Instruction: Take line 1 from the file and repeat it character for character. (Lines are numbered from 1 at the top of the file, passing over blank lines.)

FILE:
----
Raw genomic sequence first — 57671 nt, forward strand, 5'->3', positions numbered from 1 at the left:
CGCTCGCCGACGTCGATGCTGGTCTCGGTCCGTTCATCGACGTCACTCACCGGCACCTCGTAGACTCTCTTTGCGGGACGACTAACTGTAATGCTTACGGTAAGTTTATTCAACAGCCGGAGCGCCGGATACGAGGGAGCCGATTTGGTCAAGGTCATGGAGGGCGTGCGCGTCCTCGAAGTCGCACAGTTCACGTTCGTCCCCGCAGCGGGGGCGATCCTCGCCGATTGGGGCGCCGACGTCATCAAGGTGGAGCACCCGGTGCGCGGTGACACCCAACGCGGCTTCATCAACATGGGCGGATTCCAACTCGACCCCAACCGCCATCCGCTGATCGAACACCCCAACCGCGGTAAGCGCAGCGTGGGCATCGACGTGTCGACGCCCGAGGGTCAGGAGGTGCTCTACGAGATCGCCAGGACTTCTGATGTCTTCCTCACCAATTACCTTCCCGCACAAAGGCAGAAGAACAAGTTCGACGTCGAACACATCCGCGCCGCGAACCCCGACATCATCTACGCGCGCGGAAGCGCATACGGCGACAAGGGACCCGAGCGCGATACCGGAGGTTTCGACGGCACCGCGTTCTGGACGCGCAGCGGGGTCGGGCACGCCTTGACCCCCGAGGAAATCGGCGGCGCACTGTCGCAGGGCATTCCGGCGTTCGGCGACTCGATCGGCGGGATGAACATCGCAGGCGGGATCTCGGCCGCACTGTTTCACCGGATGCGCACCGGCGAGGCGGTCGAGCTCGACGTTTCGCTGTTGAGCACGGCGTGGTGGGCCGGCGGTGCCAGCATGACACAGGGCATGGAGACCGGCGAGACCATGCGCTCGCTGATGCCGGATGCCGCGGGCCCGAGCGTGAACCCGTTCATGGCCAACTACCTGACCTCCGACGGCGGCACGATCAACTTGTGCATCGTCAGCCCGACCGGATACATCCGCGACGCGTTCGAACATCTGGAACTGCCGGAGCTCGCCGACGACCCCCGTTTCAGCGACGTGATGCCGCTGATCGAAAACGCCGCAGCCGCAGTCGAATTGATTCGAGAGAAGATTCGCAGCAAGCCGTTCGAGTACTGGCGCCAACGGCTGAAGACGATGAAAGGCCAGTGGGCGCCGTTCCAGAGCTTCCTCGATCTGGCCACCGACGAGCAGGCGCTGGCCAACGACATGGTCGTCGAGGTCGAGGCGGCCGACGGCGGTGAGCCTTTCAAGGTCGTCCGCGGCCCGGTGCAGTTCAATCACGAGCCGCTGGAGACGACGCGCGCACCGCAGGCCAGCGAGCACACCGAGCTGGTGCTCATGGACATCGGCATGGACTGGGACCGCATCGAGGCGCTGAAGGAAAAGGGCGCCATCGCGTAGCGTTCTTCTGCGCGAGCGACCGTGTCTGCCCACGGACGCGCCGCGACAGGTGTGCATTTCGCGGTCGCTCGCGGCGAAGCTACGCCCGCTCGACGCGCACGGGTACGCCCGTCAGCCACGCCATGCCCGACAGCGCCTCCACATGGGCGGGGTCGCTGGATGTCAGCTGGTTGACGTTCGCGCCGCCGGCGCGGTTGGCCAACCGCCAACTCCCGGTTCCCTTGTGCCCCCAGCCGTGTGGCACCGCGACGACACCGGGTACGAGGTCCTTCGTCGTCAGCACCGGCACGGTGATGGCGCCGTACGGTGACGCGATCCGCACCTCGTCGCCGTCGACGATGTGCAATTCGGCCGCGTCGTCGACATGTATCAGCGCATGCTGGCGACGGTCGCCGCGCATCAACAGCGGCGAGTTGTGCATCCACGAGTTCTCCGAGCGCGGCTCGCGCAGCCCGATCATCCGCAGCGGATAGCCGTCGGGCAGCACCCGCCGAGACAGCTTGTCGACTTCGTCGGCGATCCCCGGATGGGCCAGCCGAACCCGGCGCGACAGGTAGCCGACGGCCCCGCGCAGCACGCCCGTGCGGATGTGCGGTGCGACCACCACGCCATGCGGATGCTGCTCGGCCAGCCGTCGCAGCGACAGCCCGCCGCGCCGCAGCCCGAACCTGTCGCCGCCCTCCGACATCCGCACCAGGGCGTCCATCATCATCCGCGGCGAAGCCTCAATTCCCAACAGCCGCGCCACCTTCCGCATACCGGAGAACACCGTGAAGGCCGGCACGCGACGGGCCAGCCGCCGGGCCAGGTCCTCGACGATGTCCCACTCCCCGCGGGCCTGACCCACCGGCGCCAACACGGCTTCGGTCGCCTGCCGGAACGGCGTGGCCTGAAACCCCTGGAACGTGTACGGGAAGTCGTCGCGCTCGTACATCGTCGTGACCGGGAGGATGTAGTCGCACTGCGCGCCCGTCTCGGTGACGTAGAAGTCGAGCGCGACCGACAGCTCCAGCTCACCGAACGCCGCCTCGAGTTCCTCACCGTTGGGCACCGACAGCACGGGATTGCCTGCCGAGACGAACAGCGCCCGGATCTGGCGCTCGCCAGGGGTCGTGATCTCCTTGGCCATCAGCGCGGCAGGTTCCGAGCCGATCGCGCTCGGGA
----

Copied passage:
Raw genomic sequence first — 57671 nt, forward strand, 5'->3', positions numbered from 1 at the left: